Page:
Today’s Readings: Exodus 20:1-21 & Luke 14
Although my boys are well and truly grown men (one with 2 children of his own), if I close my eyes I can easily remember the years of parenting with my husband, from when they were babies, through the early years, adolescents, to young men leaving home; the conversations about what they could or couldn’t do; the responsibility we took for not just how we would live together but what it meant for us to live in relationship with each other, together as our ‘family’
The younger they were the more restricted the guidelines, but were these rules for rules sake? Certainly not. They were the expectations for what we considered to be how we would and could live in loving relationship … with all the challenges that life and parenting brought.
What we read today in the list of 10 Commandments, can, if we are not careful, simply be read as a list of rules to be obeyed. But this was not God’s intention, in the same way our intention as parents was never to simply provide a list of rules for our boys to obey to know they were loved.
This was about God setting down stipulations or requirements for what it meant for the Israelites, his chosen people … those set apart … to be in relationship with him, and as a direct result of this, how they were to relate to each other.
God had just delivered his people from Egypt and his expectation was that his people were to be steadfast and committed in their devotion to him. This is at the very heart of the covenant relationship.
You shall have no other God’s before me …. vs 3
You shall make no idols nor shall you bow down to them or worship them … vs 4
The rest of the commandments go on to set down the outworking of this love in how God expected his people to not only engage with one another – the orderly framework for society to function – but this was also about engaging the heart and mind. This was not just about outward obedience as coveting, the final commandment certainly demands a heart check response that could be difficult to ‘prove’ unless one act on the coveting.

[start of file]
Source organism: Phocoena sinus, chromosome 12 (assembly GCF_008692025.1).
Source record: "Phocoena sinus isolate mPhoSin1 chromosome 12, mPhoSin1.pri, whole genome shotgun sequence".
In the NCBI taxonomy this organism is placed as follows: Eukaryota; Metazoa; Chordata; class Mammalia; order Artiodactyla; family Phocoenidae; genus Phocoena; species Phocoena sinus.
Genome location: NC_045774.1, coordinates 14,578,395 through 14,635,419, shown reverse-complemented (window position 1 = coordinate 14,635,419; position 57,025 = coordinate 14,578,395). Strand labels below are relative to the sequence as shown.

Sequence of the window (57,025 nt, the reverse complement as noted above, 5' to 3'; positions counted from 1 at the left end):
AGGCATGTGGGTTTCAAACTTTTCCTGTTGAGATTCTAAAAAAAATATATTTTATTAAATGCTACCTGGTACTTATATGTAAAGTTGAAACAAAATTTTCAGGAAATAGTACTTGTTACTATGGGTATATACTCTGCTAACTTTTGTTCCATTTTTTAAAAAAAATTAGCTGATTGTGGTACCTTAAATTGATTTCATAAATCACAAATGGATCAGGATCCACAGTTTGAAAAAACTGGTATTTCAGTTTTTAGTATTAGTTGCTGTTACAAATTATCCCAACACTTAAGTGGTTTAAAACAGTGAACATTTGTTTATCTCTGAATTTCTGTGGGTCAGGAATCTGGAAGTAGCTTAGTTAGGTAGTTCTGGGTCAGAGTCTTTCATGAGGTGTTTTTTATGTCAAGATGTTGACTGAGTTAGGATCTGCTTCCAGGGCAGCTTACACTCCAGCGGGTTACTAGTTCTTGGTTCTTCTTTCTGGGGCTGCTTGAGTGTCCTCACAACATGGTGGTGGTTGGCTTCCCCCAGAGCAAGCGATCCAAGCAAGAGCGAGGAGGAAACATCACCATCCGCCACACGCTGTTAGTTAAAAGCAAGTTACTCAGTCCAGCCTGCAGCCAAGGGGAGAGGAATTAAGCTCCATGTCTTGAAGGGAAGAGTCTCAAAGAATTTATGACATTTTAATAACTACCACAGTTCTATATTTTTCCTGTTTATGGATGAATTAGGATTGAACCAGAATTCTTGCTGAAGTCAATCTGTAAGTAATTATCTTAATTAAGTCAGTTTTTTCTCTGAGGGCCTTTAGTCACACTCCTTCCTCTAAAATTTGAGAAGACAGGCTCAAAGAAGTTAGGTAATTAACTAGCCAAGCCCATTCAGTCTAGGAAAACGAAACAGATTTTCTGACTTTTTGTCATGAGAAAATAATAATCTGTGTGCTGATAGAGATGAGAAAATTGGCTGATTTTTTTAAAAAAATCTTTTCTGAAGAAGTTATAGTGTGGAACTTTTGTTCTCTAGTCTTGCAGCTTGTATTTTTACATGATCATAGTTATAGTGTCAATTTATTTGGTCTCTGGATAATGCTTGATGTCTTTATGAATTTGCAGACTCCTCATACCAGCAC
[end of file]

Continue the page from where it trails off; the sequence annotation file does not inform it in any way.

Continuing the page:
In Matthew’s Gospel, the Pharisees try to test Jesus by asking the question:
‘Teacher, which is the greatest commandment in the Law?’ Jesus replied: ‘Love the lord your God with all your heart and with all your soul and with all your mind. This is the first and greatest commandment. And the second is like it: Love your neighbour as yourself. All the Law and the Prophets hang on these two commandments.’ Matthew 22:36-40
Jesus reply to the Pharisees is a wonderful summary of how love of God must be first, but how it can never be isolated from our love of others. If we truly love God, this will automatically be seen in the outworking of how we live life and engage with one another. Not that any of this is easy, for Jesus in Luke’s Gospel spells this out in very clear terms.
And anyone who does not carry his cross and follow me cannot be my disciple. Luke 14:27
But we know we do this through the strength of the one who obediently went to the cross to bring us back into a relationship with God. The words written in Hebrews are not just a great encouragement of faith, but make a great prayer. I encourage you to join with me, and make this your own personal prayer.
Therefore brothers and sisters, since we have confidence to enter the most Holy Place by the blood of Jesus, by a new and living way opened for us through the curtain, that is, his body, and since we have a great priest over the house of God, let us draw near to God with sincere hearts in full assurance of faith, having our hearts sprinkled to cleanse us from a guilty conscious and have our bodies washed with pure water. Let us hold unswervingly to the hope we profess, for he who promised is faithful. And let us consider how we may spur one another on toward love and food deeds. Hebrews 10.19-23